OASIS Mailing List ArchivesView the OASIS mailing list archive below
or browse/search using MarkMail.


Help: OASIS Mailing Lists Help | MarkMail Help

[Date Prev][Date Next][Thread Prev][Thread Next][Date Index][Thread Index]

Re: Steve Ballmer is cracking up

Let's put this into context... even during the
days of the Browser Wars, Microsoft
engineers internally fought over XML,
whether to use it and whether it
could be avoided with existing
technology.  Was XML really new
or was it an old sheep dressed in
new wolf's clothing?

After many intense battles, the
XML proponents won.  I wonder why
that is... did XML make software less
brittle, easier to prototype, easier to
integrate, ...  I suspect it's all of these
things and more.  Did it matter that XML is
'open' .. I'm sure Microsoft didn't
care much about openness at the beginning,
but now I think they understand that
openness is a necessary evil,
if only to keep their thousands of
programmers in line.

These things are all orthogonal:  GUI, PC, XML.  They
all help solve a problem in a different way.
Windows isn't going anywhere, neither is
Gnome etc.  These things are all very
"big" and it's difficult to say which is biggest.
It hardly matters.

Who knows what Steve really thinks about.
It doesn't matter much when you're the 800
pound gorilla, does it?  At least MSXML3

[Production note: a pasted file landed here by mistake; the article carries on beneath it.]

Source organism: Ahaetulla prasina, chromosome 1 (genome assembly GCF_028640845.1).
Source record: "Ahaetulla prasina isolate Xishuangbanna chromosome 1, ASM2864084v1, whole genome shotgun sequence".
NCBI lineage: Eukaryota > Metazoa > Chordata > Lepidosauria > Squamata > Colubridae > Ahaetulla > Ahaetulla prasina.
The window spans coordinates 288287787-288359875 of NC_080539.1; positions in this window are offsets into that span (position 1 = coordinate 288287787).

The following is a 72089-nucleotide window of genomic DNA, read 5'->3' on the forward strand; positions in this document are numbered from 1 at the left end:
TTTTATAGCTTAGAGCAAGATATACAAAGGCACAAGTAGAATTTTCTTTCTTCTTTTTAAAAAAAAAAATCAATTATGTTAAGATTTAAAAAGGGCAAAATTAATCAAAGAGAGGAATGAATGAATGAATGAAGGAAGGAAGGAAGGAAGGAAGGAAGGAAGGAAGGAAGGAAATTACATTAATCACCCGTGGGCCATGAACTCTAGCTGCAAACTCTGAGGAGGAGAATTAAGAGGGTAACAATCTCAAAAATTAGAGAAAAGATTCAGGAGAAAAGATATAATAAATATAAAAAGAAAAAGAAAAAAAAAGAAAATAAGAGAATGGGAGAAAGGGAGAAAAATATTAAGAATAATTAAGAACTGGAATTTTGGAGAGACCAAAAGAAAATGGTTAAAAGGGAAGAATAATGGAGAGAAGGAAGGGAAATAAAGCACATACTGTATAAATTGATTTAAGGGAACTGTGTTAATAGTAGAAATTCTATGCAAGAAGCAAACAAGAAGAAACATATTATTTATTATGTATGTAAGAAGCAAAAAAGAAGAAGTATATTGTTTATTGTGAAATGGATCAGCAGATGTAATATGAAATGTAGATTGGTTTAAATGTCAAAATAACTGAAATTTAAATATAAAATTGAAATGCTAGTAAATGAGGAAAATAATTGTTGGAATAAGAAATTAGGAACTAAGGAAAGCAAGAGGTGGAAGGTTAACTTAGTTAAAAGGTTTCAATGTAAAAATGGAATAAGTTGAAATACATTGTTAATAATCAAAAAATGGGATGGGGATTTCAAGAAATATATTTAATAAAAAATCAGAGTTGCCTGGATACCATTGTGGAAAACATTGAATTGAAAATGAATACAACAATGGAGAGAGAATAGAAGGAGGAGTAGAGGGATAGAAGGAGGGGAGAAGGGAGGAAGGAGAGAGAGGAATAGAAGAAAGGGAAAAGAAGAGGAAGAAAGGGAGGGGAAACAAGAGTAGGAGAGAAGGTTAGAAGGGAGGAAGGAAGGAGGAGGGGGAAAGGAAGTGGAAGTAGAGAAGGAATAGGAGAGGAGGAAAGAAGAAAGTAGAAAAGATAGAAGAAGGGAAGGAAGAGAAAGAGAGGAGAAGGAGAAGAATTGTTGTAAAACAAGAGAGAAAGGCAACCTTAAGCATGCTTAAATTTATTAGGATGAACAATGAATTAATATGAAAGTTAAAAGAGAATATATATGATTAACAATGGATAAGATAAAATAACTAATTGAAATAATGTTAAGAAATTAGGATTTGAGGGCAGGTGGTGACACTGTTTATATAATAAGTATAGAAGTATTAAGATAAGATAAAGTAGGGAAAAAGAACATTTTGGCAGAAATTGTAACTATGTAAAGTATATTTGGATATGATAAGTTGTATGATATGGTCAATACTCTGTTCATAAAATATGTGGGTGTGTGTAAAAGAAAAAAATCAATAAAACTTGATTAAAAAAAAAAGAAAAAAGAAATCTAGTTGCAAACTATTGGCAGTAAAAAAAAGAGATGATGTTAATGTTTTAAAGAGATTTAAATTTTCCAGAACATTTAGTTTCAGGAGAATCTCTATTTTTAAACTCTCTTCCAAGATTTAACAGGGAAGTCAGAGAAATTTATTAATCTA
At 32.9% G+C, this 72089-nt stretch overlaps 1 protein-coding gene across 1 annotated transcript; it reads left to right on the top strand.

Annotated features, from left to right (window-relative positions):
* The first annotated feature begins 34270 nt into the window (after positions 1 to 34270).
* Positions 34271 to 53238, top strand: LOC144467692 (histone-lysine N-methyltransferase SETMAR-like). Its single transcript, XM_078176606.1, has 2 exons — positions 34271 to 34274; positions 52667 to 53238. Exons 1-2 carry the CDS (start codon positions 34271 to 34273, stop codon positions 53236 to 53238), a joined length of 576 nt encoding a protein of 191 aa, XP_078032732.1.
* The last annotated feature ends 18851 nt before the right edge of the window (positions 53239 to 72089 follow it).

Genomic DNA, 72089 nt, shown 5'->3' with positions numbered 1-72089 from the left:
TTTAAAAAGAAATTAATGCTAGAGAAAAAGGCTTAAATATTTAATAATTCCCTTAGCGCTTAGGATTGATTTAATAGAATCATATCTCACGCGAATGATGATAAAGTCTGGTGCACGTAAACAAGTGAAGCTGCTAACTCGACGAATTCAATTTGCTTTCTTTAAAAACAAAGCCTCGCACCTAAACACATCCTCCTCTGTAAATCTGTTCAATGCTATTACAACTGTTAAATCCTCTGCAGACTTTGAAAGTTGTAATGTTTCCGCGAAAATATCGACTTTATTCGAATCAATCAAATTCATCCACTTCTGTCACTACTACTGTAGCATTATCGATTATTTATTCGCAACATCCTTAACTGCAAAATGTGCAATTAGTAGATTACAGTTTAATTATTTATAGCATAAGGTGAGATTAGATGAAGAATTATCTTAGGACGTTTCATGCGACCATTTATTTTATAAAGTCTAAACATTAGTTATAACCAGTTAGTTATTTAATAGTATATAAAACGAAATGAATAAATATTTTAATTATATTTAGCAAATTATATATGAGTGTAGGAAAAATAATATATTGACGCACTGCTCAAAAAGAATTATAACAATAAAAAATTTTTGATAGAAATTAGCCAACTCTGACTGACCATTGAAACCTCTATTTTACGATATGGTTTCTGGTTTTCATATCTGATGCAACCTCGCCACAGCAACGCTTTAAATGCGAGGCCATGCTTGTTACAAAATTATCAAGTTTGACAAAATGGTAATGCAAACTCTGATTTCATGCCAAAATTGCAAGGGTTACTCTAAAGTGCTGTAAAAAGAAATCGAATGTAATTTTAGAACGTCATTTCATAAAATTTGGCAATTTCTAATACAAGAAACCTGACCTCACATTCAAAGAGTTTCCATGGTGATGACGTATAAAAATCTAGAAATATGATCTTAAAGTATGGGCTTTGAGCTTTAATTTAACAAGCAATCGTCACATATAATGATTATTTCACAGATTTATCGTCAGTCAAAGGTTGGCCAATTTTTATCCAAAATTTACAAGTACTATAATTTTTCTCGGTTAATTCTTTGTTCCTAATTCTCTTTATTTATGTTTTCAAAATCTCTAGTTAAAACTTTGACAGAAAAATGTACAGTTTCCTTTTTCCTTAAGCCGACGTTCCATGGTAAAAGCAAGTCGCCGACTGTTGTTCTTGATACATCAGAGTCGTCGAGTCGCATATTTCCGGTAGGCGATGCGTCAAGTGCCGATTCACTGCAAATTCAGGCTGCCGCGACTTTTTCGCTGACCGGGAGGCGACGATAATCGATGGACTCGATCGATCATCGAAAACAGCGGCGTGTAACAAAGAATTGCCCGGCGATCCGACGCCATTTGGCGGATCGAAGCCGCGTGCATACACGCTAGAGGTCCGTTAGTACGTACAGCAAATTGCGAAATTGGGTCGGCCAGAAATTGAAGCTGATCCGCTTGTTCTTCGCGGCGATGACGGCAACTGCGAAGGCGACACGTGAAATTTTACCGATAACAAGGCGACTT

works, and MSXML4's bugs will get fixed,
maybe at least by the time it is released "for real."
I'm happy that a parser ships with every
copy of Windows, although exactly which
set of functionality is always a crap shoot.

And finally, Microsoft is bigger than all of us
combined.  I guess Steve didn't think it
would help his cause had he mentioned

But anyway, to sum up:  XML
is officially in the mainstream even though
many developers are losing their
jobs day after day after day.  Who knows
what is in store for us in this insane technology
universe.  How are companies like
Ariba going to pull out of the tailspin?

Live by XML, die by XML.  In 1998,
XML was a great marketing tool.
Market caps soared just by announcing
"plans" to incorporate XML into products.
Today it's just technology that can
be used effectively or not, like SQL
or anything else.  But for the most
part, the investment community
just yawns.  Been there, done that,
lost $100 million.  The money has
scattered like cockroaches leaving
many of our employers in the
dust.  Last stop:

I'm sure most of you out there
are reading this email on Windows.
XML or not, Microsoft wins.  XML will
no doubt help them get to where
they want to go.  Probably faster
than their competition.

And by the way, this is not a diatribe
against Microsoft.  The US Attorneys
General can shove it.  They've done
enough damage already, and I'm sure
my friends at IBM, Sun, and Oracle
pine for the good old days
before they heard the words
"Judge Penfeld Jackson"

----- Original Message -----
From: "Sanjay Sharma" <leoaugust@yahoo.com>
To: "Ken North" <ken_north@compuserve.com>; <xml-dev@lists.xml.org>;
<veillard@redhat.com>; <tbray@textuality.com>
Sent: Friday, June 22, 2001 1:55 PM
Subject: Re: Steve Ballmer is cracking up

Tim Bray <tbray@textuality.com> wrote
... he hollered (but then he always hollers) "XML IS BIGGER THAN THE GUI!


I think the situation is completely the reverse.

  1.. GUI is bigger than XML.
  2.. And, GUI is bigger than the PC.
  3.. And, PC is bigger than XML (because it would be hard to implement XML
efficiently without a Digital Computer).